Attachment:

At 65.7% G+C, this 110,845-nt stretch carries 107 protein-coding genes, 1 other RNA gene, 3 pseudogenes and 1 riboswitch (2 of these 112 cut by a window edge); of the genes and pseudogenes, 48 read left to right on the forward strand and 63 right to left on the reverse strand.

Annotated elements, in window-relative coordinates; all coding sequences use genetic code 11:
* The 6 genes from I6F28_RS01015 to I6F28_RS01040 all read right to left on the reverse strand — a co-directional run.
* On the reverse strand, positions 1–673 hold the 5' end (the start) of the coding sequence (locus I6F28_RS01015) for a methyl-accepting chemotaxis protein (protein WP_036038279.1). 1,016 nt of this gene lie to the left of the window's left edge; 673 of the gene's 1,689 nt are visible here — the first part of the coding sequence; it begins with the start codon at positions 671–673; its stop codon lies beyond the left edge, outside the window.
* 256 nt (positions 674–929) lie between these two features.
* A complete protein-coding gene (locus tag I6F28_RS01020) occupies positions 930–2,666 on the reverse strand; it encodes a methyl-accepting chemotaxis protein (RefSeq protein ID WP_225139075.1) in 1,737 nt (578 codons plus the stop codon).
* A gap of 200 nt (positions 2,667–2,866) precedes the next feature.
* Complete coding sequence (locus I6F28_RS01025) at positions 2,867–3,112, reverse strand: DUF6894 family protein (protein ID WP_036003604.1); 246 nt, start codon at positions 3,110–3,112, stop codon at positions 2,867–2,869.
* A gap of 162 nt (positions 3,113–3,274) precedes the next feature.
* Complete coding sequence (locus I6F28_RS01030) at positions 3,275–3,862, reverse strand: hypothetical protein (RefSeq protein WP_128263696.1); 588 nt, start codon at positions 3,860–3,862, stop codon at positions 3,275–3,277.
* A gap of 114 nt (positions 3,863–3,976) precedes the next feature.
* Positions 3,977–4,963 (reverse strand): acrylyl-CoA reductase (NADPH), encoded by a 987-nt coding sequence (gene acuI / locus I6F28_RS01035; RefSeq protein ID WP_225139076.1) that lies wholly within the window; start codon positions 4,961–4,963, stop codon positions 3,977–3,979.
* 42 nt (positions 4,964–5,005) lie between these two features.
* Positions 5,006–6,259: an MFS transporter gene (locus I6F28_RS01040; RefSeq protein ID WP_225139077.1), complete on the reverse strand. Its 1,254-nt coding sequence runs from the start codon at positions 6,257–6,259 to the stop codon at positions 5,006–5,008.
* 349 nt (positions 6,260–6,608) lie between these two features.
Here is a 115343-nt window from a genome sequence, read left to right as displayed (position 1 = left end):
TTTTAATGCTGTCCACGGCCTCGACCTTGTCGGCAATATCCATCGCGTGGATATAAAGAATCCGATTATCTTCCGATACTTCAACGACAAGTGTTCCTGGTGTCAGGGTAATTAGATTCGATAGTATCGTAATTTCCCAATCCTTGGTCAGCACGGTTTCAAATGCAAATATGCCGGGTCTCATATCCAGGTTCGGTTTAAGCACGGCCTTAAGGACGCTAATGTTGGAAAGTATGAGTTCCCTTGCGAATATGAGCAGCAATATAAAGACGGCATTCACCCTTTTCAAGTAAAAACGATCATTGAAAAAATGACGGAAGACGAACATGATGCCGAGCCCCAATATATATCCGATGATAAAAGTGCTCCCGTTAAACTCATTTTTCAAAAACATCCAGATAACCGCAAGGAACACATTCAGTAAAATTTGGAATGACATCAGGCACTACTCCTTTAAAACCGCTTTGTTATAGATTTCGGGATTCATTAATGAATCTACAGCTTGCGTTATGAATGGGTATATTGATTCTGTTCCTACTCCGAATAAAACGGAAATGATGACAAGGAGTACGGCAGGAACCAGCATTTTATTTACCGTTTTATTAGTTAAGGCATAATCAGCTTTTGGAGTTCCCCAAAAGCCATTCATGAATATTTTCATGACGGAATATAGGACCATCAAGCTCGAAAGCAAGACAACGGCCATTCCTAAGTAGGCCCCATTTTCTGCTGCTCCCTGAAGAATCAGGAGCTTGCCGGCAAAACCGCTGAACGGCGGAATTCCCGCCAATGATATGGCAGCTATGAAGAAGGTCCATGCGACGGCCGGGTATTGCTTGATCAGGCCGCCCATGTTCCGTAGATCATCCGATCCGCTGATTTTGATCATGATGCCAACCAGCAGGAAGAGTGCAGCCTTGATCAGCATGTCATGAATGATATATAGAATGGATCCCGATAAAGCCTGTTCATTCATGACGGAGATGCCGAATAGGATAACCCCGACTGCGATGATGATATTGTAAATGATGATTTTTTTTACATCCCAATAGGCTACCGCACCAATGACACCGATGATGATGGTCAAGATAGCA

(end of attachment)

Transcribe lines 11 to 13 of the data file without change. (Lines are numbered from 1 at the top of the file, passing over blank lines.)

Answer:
* A gap of 114 nt (positions 3,863–3,976) precedes the next feature.
* Positions 3,977–4,963 (reverse strand): acrylyl-CoA reductase (NADPH), encoded by a 987-nt coding sequence (gene acuI / locus I6F28_RS01035; RefSeq protein ID WP_225139076.1) that lies wholly within the window; start codon positions 4,961–4,963, stop codon positions 3,977–3,979.
* 42 nt (positions 4,964–5,005) lie between these two features.